Monday, 29 September 2014

The Understatement of the Year By Sarina Bowen

This was the perfect balance that left me incomplete. Usually, I either get stories of characters wide open and out of the closet and others where characters accept that they are gay and try to find ways to get out of said closet. This go, we had an open gay who wasn't ready and one who can't say the word. No. He isn't mute.

Graham is so deep in the closet that you might need a 100ft rope to get him out. His theories were half sad and half hilarious because of the details placed in every day things like the colour of his sheets o.O

I can't imagine anyone putting in the time and logic that Graham used to keep that closet door close but it made for an interesting story to get the views of a self-loathing gay. It also gave the story another mystery because you leave not knowing if it was the traumatic event as a teen or society's views that made him a paranoid alcoholic for the most part of this story.

Then we have Rikker, who should be the paranoid drunk, but instead is the poster boy for 'gay but manly all the same'. He isn't shopping, sipping cosmos and  gossiping. You just don't need glaringly obvious reminders that he's gay. It's who he is. He was funny, scratch that, he was hilarious! He took everything in stride and flipped Big-D's comments when necessary.

I hate spoilers and I hope this isn't one for someone, but you really do wait until the very end for any revealing scenes. Then, I was left with so much unsaid and unresolved that I wonder if I got the complete novel and if perchance, book 4 will answer some of the questions I now have.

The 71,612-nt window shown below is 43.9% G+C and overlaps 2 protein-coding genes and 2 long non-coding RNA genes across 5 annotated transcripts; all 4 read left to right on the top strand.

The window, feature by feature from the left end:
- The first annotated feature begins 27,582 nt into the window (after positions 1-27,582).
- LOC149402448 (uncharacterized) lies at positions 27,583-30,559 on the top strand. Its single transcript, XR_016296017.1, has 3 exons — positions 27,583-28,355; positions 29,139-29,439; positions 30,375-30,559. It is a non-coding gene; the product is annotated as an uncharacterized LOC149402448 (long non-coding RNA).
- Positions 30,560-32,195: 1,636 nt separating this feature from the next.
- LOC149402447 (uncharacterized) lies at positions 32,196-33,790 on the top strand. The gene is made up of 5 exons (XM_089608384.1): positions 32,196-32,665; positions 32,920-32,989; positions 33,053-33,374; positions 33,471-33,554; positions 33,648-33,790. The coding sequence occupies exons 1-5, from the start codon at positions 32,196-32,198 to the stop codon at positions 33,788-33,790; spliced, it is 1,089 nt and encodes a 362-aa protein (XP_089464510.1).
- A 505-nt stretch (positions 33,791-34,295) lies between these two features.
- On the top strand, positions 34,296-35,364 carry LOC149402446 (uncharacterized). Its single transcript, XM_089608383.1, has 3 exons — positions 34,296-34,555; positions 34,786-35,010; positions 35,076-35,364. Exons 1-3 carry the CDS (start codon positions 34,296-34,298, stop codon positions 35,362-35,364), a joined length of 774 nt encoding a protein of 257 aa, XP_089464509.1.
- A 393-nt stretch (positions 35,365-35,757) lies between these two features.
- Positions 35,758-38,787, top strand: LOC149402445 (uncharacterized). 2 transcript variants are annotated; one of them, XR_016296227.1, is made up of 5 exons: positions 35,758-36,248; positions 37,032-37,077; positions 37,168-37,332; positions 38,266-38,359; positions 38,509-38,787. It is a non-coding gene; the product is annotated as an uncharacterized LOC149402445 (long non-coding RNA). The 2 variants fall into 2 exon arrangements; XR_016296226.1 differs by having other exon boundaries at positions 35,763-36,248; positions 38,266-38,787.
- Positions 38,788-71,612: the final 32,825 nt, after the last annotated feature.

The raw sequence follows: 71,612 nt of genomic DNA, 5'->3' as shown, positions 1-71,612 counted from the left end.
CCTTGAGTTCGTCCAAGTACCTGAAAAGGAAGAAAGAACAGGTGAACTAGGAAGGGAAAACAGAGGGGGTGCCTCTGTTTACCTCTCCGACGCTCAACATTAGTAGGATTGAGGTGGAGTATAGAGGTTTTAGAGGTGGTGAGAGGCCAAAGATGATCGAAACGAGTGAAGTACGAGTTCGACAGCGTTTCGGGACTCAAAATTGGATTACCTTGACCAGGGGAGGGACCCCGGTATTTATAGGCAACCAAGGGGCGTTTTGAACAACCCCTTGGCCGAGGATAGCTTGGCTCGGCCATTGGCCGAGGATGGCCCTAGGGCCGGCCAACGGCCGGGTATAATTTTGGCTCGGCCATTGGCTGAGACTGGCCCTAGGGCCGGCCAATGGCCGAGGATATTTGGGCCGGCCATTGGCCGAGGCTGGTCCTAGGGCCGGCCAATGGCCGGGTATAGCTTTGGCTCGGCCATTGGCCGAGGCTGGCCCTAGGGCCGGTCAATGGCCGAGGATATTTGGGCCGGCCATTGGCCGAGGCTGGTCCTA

M/M romance novels normally carry the hot and angry sex scenes but this is 'The Ivy Years' series, so blow by blow sex scenes were bypassed for a steamy build up and a little cuddling after.

This novel was the most hockey based novel in the series, but I still didn't feel overwhelmed, so that's a plus. Unfortunately, due to Graham's phobia of his sexual orientation and all the time spent on the ice, we hardly spent any personal time with Rikker and Graham as a couple.

Sometimes, the story even dragged because we were stuck in the back and forth that is Graham's mind. Then came the really fast crescendo that began and ended before we could blink. I am now anxious to know what happens next and it's not even me being greedy, it's just that a whole new world now awaits.

Sarina Bowen has never been afraid to tackle major issues and this was no different. There is more to this novel than "coming out" and I think that's why the end left me feeling incomplete. There were also a few more grammatical errors than I am used to from a Sarina Bowen novel but I'll just chalk that up to it being an ARC. A purchased copy should have less grammatical errors. I hope.

Still, it wasn't enough to deter me and my interest was captured and held until the end. There is drama, lessons, fun, friendship, first love and acceptance all wrapped in two Harkness Hockey jackets.

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